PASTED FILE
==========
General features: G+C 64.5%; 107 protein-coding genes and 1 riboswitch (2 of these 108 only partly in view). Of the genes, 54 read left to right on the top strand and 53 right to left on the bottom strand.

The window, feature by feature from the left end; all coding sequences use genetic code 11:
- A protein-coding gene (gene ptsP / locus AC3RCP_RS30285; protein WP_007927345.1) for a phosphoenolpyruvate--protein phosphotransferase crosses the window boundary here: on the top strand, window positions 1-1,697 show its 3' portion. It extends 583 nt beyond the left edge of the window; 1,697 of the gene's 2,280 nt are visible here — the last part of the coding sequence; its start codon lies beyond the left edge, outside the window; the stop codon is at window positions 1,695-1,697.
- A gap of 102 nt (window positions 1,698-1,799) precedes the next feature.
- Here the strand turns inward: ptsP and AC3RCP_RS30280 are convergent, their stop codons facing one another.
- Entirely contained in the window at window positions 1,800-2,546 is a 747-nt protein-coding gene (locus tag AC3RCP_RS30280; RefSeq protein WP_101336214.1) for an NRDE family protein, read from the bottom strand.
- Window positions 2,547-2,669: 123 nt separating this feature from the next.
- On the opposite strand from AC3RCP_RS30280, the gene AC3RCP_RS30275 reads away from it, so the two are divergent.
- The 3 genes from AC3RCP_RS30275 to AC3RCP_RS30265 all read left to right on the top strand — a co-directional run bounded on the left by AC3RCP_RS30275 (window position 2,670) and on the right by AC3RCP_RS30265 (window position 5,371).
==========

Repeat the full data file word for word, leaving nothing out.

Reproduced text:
General features: G+C 64.5%; 107 protein-coding genes and 1 riboswitch (2 of these 108 only partly in view). Of the genes, 54 read left to right on the top strand and 53 right to left on the bottom strand.

The window, feature by feature from the left end; all coding sequences use genetic code 11:
- A protein-coding gene (gene ptsP / locus AC3RCP_RS30285; protein WP_007927345.1) for a phosphoenolpyruvate--protein phosphotransferase crosses the window boundary here: on the top strand, window positions 1-1,697 show its 3' portion. It extends 583 nt beyond the left edge of the window; 1,697 of the gene's 2,280 nt are visible here — the last part of the coding sequence; its start codon lies beyond the left edge, outside the window; the stop codon is at window positions 1,695-1,697.
- A gap of 102 nt (window positions 1,698-1,799) precedes the next feature.
- Here the strand turns inward: ptsP and AC3RCP_RS30280 are convergent, their stop codons facing one another.
- Entirely contained in the window at window positions 1,800-2,546 is a 747-nt protein-coding gene (locus tag AC3RCP_RS30280; RefSeq protein WP_101336214.1) for an NRDE family protein, read from the bottom strand.
- Window positions 2,547-2,669: 123 nt separating this feature from the next.
- On the opposite strand from AC3RCP_RS30280, the gene AC3RCP_RS30275 reads away from it, so the two are divergent.
- The 3 genes from AC3RCP_RS30275 to AC3RCP_RS30265 all read left to right on the top strand — a co-directional run bounded on the left by AC3RCP_RS30275 (window position 2,670) and on the right by AC3RCP_RS30265 (window position 5,371).